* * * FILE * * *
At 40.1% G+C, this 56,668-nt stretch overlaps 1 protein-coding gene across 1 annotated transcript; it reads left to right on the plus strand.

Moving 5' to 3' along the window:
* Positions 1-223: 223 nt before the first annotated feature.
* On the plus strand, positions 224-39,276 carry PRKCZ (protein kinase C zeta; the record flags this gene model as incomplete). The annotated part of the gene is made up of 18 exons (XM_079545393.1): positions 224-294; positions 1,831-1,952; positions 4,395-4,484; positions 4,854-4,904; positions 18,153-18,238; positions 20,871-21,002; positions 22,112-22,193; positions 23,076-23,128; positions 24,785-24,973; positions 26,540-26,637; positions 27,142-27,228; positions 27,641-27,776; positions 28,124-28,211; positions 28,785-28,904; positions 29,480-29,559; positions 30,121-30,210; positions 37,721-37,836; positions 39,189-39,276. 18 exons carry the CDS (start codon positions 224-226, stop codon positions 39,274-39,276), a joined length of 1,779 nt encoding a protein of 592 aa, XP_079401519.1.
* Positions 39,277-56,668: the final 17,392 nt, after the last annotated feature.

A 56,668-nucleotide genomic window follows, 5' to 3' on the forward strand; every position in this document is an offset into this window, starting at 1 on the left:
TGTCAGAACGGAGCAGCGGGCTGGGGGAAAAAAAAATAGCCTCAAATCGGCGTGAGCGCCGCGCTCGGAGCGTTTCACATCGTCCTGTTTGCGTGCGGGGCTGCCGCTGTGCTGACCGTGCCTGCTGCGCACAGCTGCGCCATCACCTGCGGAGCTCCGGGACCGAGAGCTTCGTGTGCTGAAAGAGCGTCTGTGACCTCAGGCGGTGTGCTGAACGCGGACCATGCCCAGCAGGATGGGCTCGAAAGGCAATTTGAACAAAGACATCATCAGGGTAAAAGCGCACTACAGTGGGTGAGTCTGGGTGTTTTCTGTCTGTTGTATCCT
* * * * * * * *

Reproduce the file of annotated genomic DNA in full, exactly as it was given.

At 40.1% G+C, this 56,668-nt stretch overlaps 1 protein-coding gene across 1 annotated transcript; it reads left to right on the plus strand.

Moving 5' to 3' along the window:
* Positions 1-223: 223 nt before the first annotated feature.
* On the plus strand, positions 224-39,276 carry PRKCZ (protein kinase C zeta; the record flags this gene model as incomplete). The annotated part of the gene is made up of 18 exons (XM_079545393.1): positions 224-294; positions 1,831-1,952; positions 4,395-4,484; positions 4,854-4,904; positions 18,153-18,238; positions 20,871-21,002; positions 22,112-22,193; positions 23,076-23,128; positions 24,785-24,973; positions 26,540-26,637; positions 27,142-27,228; positions 27,641-27,776; positions 28,124-28,211; positions 28,785-28,904; positions 29,480-29,559; positions 30,121-30,210; positions 37,721-37,836; positions 39,189-39,276. 18 exons carry the CDS (start codon positions 224-226, stop codon positions 39,274-39,276), a joined length of 1,779 nt encoding a protein of 592 aa, XP_079401519.1.
* Positions 39,277-56,668: the final 17,392 nt, after the last annotated feature.

A 56,668-nucleotide genomic window follows, 5' to 3' on the forward strand; every position in this document is an offset into this window, starting at 1 on the left:
TGTCAGAACGGAGCAGCGGGCTGGGGGAAAAAAAAATAGCCTCAAATCGGCGTGAGCGCCGCGCTCGGAGCGTTTCACATCGTCCTGTTTGCGTGCGGGGCTGCCGCTGTGCTGACCGTGCCTGCTGCGCACAGCTGCGCCATCACCTGCGGAGCTCCGGGACCGAGAGCTTCGTGTGCTGAAAGAGCGTCTGTGACCTCAGGCGGTGTGCTGAACGCGGACCATGCCCAGCAGGATGGGCTCGAAAGGCAATTTGAACAAAGACATCATCAGGGTAAAAGCGCACTACAGTGGGTGAGTCTGGGTGTTTTCTGTCTGTTGTATCCT